The stateside advertising boycott of Glenn Beck‘s show following his remarks on Obama’s supposed ‘racism’ may not have had as big a financial impact on Fox as the boycotters might like you to believe, but anti-Beck sentiment continues to ripple out in unexpected ways. Case in point: Waitrose, which the AFP describes as “Britain’s most upmarket supermarket chain,” has pulled all advertisements from Fox News sister channel Sky News in response to complaints about Beck’s show.
A customer services spokesman for Waitrose told The Guardian: “We take the placement of our ads in individual programmes very seriously, ensuring the content of these programmes is deemed appropriate for a brand with our values… Since being notified of our presence within the Glenn Beck programme, we have withdrawn all Waitrose advertising from the Fox News channel with immediate effect and for all future TV advertising campaigns.” Sky News, which is owned by Fox’s parent, News Corporation, rebroadcasts a significant chunk of Fox’s content, though its revenue is considered separate from Fox’s.
As we’ve said several times, the Color of Change-led boycott of advertising on Glenn Beck has the weakness that cable advertising is sold in network-wide blocks rather than by time slot. Not many of the American advertisers who made swashbuckling public statements about dropping ads during Beck’s program followed through with the actually meaningful step of dropping all Fox ads (UPS was one of the rare few to claim to do so, though their advertising is scheduled to return to Fox immanently).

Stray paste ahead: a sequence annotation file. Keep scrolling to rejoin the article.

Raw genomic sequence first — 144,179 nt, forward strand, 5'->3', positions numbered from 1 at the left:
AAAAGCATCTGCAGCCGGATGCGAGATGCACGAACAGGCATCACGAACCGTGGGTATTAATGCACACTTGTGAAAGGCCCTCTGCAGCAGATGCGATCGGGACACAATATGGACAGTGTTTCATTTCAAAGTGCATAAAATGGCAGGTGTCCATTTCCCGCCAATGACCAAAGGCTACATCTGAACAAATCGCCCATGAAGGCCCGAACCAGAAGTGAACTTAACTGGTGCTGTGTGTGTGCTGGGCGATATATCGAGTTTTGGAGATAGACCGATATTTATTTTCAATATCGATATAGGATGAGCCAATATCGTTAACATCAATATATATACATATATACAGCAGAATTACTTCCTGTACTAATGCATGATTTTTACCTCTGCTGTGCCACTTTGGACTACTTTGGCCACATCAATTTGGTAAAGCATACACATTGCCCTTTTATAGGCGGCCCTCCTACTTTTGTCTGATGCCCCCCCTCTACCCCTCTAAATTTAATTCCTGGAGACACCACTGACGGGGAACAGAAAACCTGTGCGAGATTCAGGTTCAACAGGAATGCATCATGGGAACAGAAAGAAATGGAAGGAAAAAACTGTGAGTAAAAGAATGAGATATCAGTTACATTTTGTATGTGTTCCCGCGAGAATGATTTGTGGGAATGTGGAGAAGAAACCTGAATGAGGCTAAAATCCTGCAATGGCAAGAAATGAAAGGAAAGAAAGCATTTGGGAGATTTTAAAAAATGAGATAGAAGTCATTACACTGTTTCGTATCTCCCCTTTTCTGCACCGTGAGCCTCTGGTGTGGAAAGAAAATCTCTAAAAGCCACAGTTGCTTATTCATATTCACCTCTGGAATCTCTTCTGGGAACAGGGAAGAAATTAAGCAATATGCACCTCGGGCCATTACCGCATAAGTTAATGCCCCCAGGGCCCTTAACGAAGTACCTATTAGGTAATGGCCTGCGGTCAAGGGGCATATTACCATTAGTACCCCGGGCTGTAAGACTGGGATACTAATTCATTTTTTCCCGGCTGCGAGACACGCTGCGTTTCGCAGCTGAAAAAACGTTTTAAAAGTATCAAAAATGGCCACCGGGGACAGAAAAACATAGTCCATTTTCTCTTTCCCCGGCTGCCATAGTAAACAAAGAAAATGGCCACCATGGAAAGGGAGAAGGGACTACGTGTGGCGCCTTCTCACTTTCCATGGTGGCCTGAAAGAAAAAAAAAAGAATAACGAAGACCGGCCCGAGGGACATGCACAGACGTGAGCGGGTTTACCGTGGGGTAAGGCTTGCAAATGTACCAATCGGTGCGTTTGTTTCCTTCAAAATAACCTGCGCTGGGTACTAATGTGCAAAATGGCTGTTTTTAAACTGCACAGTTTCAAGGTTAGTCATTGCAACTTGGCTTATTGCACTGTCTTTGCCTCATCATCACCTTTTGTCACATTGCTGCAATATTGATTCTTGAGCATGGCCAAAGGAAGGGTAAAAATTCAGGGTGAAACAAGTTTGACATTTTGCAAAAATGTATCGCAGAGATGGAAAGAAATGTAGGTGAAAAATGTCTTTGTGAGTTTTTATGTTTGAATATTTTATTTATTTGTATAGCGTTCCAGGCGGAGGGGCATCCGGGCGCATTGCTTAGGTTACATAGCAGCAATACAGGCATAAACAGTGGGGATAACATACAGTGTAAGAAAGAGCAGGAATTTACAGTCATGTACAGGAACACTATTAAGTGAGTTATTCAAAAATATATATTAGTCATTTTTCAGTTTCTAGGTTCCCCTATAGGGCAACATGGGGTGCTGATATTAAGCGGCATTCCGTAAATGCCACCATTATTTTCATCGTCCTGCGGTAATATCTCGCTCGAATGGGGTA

Waitrose may not be a well-known name in the US, but it’s a fairly substantial chain in the UK: there are 216 Waitrose supermarkets in the UK (compare that to the 276 Whole Foods locations in the US and UK combined). What’s more, it’s considered a high-class establishment; as the raw story points out, they were the first supermarket chain to get a Royal Warrant from the Queen of England. Though it won’t directly impact Fox News’s US revenue, Waitrose’s decision to drop the ads is a meaningful one that could have a spillover effect in the US.
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